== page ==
Criminal networks targeted in Interpol-led blitz

Pangea VIIIA global sweep by law enforcement has targeted the criminal networks behind the profitable and sometimes deadly online trade in illicit medicines and medical devices. 

Agencies from 115 countries arrested 156 people worldwide, and seized $81m-worth of illicit or counterfeit drugs and devices in the eighth annual Pangea operation, the largest to date.

Like last year, the crackdown revealed widespread penetration of illegal sales on social media channels, like Twitter, Facebook, and YouTube.

Leading the operation, Interpol called it the largest-ever targeting the Internet, with 20.7 million counterfeit or illicit medicine-related seizures. The first such operation in 2006 involved 10 countries, while the second netted but 12 arrests.  

The haul this month includes enormous quantities of fake and potentially dangerous diet pills, erectile dysfunction tablets, anti-cancer medicines, the morphine-like tramadol, anaemia pills, narcolepsy tablets and many others.

A widespread trade in illicit and potentially lethal medical devices, such as silicone injection equipment, was newly evident this year. 15,000 devices of all kinds were seized in the UK alone.

Significantly, although 2,414 websites were shut down, the number represented a drop compared to many previous years.  Still large, the lower number seems to have been more than offset by the advent of social media fakery. Agents shut down 320 YouTube channels, for example.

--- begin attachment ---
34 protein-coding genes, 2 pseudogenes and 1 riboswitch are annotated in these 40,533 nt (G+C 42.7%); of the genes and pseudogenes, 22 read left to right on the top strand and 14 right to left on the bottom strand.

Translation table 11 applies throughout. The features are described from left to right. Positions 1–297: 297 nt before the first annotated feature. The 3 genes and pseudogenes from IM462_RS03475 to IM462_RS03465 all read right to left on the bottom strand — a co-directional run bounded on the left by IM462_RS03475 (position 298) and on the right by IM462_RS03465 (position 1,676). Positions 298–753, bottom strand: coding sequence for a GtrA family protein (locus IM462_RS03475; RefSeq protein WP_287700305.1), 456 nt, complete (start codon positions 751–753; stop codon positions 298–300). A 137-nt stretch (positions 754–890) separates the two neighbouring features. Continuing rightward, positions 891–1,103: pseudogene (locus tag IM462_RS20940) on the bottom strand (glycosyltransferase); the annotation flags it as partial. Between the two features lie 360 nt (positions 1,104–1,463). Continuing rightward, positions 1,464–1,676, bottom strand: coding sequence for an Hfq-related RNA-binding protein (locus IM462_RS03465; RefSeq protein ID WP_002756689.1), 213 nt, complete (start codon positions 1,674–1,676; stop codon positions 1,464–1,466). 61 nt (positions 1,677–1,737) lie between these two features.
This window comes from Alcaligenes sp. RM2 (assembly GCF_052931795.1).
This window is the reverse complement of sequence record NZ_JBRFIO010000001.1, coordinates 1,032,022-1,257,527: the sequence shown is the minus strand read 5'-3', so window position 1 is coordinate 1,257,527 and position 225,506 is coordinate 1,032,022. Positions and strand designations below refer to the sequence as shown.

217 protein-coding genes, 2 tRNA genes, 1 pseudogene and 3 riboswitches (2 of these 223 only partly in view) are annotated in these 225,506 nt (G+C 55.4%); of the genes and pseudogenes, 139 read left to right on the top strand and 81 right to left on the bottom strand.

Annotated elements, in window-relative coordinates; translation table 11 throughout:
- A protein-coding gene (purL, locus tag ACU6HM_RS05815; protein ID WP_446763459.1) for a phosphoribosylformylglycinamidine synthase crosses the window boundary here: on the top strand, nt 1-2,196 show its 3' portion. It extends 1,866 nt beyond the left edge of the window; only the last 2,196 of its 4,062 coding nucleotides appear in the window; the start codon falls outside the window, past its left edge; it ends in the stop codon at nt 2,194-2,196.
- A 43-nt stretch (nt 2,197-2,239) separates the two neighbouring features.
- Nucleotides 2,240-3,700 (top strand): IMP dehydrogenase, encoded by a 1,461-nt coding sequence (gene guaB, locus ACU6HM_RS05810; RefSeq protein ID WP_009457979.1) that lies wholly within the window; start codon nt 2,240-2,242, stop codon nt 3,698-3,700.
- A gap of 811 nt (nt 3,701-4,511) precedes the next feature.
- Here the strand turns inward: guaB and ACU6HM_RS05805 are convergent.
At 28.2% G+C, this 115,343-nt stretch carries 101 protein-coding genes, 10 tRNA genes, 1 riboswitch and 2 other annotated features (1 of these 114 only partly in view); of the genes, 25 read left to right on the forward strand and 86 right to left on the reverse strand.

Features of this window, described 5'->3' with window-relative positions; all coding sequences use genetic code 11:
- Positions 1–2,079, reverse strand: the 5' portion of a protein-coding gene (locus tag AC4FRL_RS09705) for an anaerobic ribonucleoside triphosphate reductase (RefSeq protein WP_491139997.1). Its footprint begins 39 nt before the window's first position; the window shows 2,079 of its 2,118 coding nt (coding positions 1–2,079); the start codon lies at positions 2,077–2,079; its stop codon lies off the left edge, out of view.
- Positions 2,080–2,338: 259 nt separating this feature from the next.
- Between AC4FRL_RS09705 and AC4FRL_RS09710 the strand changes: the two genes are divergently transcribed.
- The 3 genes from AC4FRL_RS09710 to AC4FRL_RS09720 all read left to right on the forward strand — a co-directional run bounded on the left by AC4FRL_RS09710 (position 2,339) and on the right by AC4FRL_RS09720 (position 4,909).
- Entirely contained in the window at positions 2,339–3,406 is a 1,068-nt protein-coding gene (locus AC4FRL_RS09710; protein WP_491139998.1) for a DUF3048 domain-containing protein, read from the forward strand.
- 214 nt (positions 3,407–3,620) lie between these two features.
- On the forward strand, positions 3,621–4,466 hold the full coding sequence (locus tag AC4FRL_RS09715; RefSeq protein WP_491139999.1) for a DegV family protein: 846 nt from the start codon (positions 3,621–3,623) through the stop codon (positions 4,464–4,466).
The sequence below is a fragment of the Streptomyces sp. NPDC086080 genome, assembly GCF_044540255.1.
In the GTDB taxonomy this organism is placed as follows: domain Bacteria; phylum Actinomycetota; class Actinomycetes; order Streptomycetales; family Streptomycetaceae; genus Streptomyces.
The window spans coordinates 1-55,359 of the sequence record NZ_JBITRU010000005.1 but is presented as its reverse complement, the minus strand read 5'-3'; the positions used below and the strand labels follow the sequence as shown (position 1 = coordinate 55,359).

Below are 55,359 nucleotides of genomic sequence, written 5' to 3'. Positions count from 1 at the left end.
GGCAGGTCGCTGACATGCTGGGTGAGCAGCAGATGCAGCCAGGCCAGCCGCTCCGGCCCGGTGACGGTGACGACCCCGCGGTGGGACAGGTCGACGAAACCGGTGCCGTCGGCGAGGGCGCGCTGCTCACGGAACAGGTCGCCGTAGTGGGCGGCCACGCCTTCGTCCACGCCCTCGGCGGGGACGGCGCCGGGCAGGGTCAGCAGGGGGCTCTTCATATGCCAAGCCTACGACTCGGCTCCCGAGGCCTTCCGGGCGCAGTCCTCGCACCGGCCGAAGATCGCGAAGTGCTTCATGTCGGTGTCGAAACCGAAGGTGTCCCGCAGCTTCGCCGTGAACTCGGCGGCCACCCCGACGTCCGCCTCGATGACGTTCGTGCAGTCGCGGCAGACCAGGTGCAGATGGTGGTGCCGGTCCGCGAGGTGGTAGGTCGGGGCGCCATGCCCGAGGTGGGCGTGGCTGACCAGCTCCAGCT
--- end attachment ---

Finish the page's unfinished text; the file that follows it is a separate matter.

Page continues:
Mark Jackson, head of intelligence of the UK's Medicines and Healthcare products Regulatory Agency (MHRA) warned:

"There is no doubt social media provides fantastic span if you're trying to sell a product, whether legitimately or illegitimately, and equally it provides a great deal of anonymity if you are doing something illegal."

Regulators in the UK and other countries were described by reporters as critical of the social media sites for allowing anonymous sales of the products. Google, Facebook, Twitter, and other social media companies participated in the operation.

Pangea VIII highlighted in other ways the emergence of what Europol has recently called a "virtual criminal underground" with the Internet as its hub.  Rogue domain name registrars, electronic payment systems and delivery services were targeted. 50,000 packages were seized during delivery. 

In the UK, according to Interpol, police and the MHRA raided a premise - which was made to look like a legal pharmacy - with links to a website, seizing 60,000 units of potentially dangerous medicines.

In Europe, the operation took place on the background of alarming deaths and illness from the lethal and illicit diet drug DNP (2.4-dinitrophenol).

In May, a 21-year-old Shrewsbury, England, woman, Eloise Parry, died after taking online-purchased diet pills thought to contain DNP.  The ingredient is designed to generate heat in the body, causing victims to literally "burn up" in an overdose. The drug is sometimes sold online as powder resembling turmeric. 

As part of Pangea VIII, agents from the US, France the UK and Interpol convinced domain registrars to shut down two Internet domains selling DNP.

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